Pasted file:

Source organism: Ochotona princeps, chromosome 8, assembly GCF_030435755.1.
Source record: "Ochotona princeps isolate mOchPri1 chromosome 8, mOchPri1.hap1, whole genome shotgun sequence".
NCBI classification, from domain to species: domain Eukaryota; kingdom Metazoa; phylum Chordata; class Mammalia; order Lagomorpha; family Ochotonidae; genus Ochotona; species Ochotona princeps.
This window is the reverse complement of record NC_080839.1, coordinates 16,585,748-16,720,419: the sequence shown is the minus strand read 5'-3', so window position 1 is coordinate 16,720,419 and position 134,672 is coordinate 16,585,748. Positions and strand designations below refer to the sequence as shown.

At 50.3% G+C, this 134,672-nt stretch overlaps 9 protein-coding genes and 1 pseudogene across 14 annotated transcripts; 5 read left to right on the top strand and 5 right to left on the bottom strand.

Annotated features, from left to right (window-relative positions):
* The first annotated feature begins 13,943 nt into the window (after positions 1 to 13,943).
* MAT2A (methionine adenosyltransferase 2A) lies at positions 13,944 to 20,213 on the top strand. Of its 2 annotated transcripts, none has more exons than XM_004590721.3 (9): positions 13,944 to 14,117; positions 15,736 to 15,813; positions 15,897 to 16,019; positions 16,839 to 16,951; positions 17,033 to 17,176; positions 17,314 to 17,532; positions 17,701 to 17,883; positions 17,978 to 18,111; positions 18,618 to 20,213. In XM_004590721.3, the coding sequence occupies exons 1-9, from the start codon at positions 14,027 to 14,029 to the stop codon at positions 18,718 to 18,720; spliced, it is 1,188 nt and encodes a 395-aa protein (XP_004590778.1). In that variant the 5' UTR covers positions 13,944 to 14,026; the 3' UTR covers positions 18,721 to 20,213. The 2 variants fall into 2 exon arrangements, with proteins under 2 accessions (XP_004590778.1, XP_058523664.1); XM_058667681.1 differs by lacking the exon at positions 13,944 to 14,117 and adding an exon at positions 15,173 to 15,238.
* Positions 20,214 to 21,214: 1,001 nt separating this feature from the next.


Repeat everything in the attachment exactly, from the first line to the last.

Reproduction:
Source organism: Ochotona princeps, chromosome 8, assembly GCF_030435755.1.
Source record: "Ochotona princeps isolate mOchPri1 chromosome 8, mOchPri1.hap1, whole genome shotgun sequence".
NCBI classification, from domain to species: domain Eukaryota; kingdom Metazoa; phylum Chordata; class Mammalia; order Lagomorpha; family Ochotonidae; genus Ochotona; species Ochotona princeps.
This window is the reverse complement of record NC_080839.1, coordinates 16,585,748-16,720,419: the sequence shown is the minus strand read 5'-3', so window position 1 is coordinate 16,720,419 and position 134,672 is coordinate 16,585,748. Positions and strand designations below refer to the sequence as shown.

At 50.3% G+C, this 134,672-nt stretch overlaps 9 protein-coding genes and 1 pseudogene across 14 annotated transcripts; 5 read left to right on the top strand and 5 right to left on the bottom strand.

Annotated features, from left to right (window-relative positions):
* The first annotated feature begins 13,943 nt into the window (after positions 1 to 13,943).
* MAT2A (methionine adenosyltransferase 2A) lies at positions 13,944 to 20,213 on the top strand. Of its 2 annotated transcripts, none has more exons than XM_004590721.3 (9): positions 13,944 to 14,117; positions 15,736 to 15,813; positions 15,897 to 16,019; positions 16,839 to 16,951; positions 17,033 to 17,176; positions 17,314 to 17,532; positions 17,701 to 17,883; positions 17,978 to 18,111; positions 18,618 to 20,213. In XM_004590721.3, the coding sequence occupies exons 1-9, from the start codon at positions 14,027 to 14,029 to the stop codon at positions 18,718 to 18,720; spliced, it is 1,188 nt and encodes a 395-aa protein (XP_004590778.1). In that variant the 5' UTR covers positions 13,944 to 14,026; the 3' UTR covers positions 18,721 to 20,213. The 2 variants fall into 2 exon arrangements, with proteins under 2 accessions (XP_004590778.1, XP_058523664.1); XM_058667681.1 differs by lacking the exon at positions 13,944 to 14,117 and adding an exon at positions 15,173 to 15,238.
* Positions 20,214 to 21,214: 1,001 nt separating this feature from the next.